Malcolm Lowry famously wrote about life under a volcano; today, we briefly lived under two: Paulet and Brown Bluff! But apart from the topographical similarity, there are major differences between his experience and ours: his character drank himself to unconsciousness under the blazing Mexican sun, we became intoxicated with the beauties to be found under the spell of these two majestic Antarctic mountains.
Paulet is an active volcano that formed an island in the Weddell Sea; and if this was not spectacular enough, it is covered with Adélie penguins. These natural born comedians were named in 1840 by French commander Dumont D’Urville to honour his wife – was he perhaps also an involuntary comedian?; or was his wife pleased about her namesakes? Obviously, a matter for historians to clarify…
After this exciting first landing, we started travelling north in the Weddell Sea, and watched in the distance the many tabular icebergs floating in these waters. During this tranquil cruise, we also came across sea ice, which was split apart by MV Fram’s solid hull, much to the amazement of our passengers, who flocked out to deck to enjoy the occasion.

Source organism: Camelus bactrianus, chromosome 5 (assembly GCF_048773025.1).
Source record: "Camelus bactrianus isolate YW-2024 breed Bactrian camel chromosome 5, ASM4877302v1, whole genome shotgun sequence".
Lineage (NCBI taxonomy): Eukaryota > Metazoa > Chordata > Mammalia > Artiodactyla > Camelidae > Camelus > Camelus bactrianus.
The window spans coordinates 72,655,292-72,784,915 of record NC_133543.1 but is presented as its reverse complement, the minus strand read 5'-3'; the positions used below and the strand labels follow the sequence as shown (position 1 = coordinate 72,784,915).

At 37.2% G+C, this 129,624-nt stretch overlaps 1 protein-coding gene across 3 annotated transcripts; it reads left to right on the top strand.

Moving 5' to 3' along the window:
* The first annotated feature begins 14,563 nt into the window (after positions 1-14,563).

In the afternoon, we landed in Brown Bluff, an imposing reddish cliff on the northern tip of the Antarctic Peninsula, which was formed by the eruption of a volcano under thick icefields. Because the eruption took place under ice, the volcanic material cooled down very quickly and formed colorful and interesting rocks – so geologists will tell you. But even if you don’t care about rocks, what an imposing and beautiful place this is! And yes, there are Adélie penguins too, which are fun to watch as they walk the length of the beach in search for an appropriate spot from which to jump into the water. So, this is how life under two Antarctic volcanoes was for us today.